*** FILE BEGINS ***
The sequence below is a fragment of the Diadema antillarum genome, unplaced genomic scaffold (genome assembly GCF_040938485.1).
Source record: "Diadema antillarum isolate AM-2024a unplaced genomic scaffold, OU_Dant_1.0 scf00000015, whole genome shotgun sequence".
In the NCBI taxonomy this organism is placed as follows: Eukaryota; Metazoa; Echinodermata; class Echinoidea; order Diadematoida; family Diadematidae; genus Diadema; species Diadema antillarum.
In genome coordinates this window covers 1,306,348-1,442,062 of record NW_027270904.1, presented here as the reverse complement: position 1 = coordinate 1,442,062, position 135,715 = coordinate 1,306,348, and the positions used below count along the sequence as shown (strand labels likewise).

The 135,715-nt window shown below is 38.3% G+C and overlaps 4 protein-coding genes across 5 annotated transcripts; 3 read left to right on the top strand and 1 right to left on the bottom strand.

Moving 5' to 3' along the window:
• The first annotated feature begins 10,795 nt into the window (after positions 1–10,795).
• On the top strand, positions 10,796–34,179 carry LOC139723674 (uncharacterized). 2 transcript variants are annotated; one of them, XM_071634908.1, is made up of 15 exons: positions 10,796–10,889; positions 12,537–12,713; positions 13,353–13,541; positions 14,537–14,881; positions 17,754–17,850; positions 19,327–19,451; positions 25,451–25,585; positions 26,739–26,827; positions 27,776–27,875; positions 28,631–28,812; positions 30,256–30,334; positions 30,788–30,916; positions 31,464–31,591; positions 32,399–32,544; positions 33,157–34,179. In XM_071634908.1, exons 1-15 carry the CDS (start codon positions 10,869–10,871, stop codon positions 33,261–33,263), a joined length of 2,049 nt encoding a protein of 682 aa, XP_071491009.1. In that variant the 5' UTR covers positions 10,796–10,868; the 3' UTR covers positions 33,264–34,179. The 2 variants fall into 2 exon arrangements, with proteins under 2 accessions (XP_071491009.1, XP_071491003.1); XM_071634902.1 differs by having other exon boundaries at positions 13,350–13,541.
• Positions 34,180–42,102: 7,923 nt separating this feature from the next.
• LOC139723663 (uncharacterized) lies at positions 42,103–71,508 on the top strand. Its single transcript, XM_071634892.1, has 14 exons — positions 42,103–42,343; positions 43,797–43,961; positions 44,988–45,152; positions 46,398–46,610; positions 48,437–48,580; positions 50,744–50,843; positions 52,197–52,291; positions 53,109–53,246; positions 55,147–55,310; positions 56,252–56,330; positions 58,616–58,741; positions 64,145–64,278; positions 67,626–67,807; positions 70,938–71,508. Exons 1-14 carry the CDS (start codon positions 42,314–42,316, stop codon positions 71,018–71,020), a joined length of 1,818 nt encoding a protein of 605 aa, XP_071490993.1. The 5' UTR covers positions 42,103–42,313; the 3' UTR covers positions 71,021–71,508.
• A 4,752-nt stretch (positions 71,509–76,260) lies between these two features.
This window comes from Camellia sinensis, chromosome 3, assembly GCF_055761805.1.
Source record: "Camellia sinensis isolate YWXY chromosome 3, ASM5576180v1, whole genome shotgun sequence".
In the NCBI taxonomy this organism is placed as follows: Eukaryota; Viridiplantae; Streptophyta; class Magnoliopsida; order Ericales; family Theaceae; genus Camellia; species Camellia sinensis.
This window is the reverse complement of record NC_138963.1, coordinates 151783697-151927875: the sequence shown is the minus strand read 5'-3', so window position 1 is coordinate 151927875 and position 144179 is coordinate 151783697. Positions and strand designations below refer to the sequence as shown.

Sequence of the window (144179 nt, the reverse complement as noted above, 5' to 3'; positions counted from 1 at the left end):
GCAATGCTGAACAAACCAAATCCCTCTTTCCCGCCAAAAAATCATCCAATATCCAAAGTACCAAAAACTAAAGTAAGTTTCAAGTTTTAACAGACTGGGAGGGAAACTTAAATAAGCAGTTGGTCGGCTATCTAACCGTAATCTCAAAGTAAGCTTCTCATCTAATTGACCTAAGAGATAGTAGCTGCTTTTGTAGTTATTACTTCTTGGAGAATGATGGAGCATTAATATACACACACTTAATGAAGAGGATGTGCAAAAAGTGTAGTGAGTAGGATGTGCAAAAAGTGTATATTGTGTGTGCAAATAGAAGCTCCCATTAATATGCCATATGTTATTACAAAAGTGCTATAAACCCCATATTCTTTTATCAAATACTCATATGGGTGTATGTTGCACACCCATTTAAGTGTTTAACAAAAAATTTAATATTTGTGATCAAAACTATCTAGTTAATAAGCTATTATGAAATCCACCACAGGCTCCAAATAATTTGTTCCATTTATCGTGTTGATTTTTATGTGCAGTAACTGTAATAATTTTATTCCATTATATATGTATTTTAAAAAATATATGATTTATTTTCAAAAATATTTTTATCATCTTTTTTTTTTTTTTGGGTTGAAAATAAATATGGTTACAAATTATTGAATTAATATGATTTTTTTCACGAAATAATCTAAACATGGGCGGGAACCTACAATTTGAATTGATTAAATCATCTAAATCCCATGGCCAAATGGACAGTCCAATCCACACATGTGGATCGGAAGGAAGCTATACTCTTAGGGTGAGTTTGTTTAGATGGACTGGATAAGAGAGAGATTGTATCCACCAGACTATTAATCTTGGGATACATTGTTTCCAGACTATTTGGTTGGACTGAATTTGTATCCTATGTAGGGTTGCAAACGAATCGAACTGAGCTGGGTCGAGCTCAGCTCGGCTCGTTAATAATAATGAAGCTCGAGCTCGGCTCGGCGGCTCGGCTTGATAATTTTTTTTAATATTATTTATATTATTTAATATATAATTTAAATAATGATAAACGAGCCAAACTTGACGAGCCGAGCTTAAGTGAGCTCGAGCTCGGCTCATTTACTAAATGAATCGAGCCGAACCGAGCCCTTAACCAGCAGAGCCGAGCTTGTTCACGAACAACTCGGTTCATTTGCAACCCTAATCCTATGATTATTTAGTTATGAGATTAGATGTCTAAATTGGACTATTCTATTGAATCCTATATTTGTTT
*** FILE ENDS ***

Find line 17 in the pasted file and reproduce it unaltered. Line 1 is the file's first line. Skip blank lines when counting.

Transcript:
GCAATGCTGAACAAACCAAATCCCTCTTTCCCGCCAAAAAATCATCCAATATCCAAAGTACCAAAAACTAAAGTAAGTTTCAAGTTTTAACAGACTGGGAGGGAAACTTAAATAAGCAGTTGGTCGGCTATCTAACCGTAATCTCAAAGTAAGCTTCTCATCTAATTGACCTAAGAGATAGTAGCTGCTTTTGTAGTTATTACTTCTTGGAGAATGATGGAGCATTAATATACACACACTTAATGAAGAGGATGTGCAAAAAGTGTAGTGAGTAGGATGTGCAAAAAGTGTATATTGTGTGTGCAAATAGAAGCTCCCATTAATATGCCATATGTTATTACAAAAGTGCTATAAACCCCATATTCTTTTATCAAATACTCATATGGGTGTATGTTGCACACCCATTTAAGTGTTTAACAAAAAATTTAATATTTGTGATCAAAACTATCTAGTTAATAAGCTATTATGAAATCCACCACAGGCTCCAAATAATTTGTTCCATTTATCGTGTTGATTTTTATGTGCAGTAACTGTAATAATTTTATTCCATTATATATGTATTTTAAAAAATATATGATTTATTTTCAAAAATATTTTTATCATCTTTTTTTTTTTTTTGGGTTGAAAATAAATATGGTTACAAATTATTGAATTAATATGATTTTTTTCACGAAATAATCTAAACATGGGCGGGAACCTACAATTTGAATTGATTAAATCATCTAAATCCCATGGCCAAATGGACAGTCCAATCCACACATGTGGATCGGAAGGAAGCTATACTCTTAGGGTGAGTTTGTTTAGATGGACTGGATAAGAGAGAGATTGTATCCACCAGACTATTAATCTTGGGATACATTGTTTCCAGACTATTTGGTTGGACTGAATTTGTATCCTATGTAGGGTTGCAAACGAATCGAACTGAGCTGGGTCGAGCTCAGCTCGGCTCGTTAATAATAATGAAGCTCGAGCTCGGCTCGGCGGCTCGGCTTGATAATTTTTTTTAATATTATTTATATTATTTAATATATAATTTAAATAATGATAAACGAGCCAAACTTGACGAGCCGAGCTTAAGTGAGCTCGAGCTCGGCTCATTTACTAAATGAATCGAGCCGAACCGAGCCCTTAACCAGCAGAGCCGAGCTTGTTCACGAACAACTCGGTTCATTTGCAACCCTAATCCTATGATTATTTAGTTATGAGATTAGATGTCTAAATTGGACTATTCTATTGAATCCTATATTTGTTT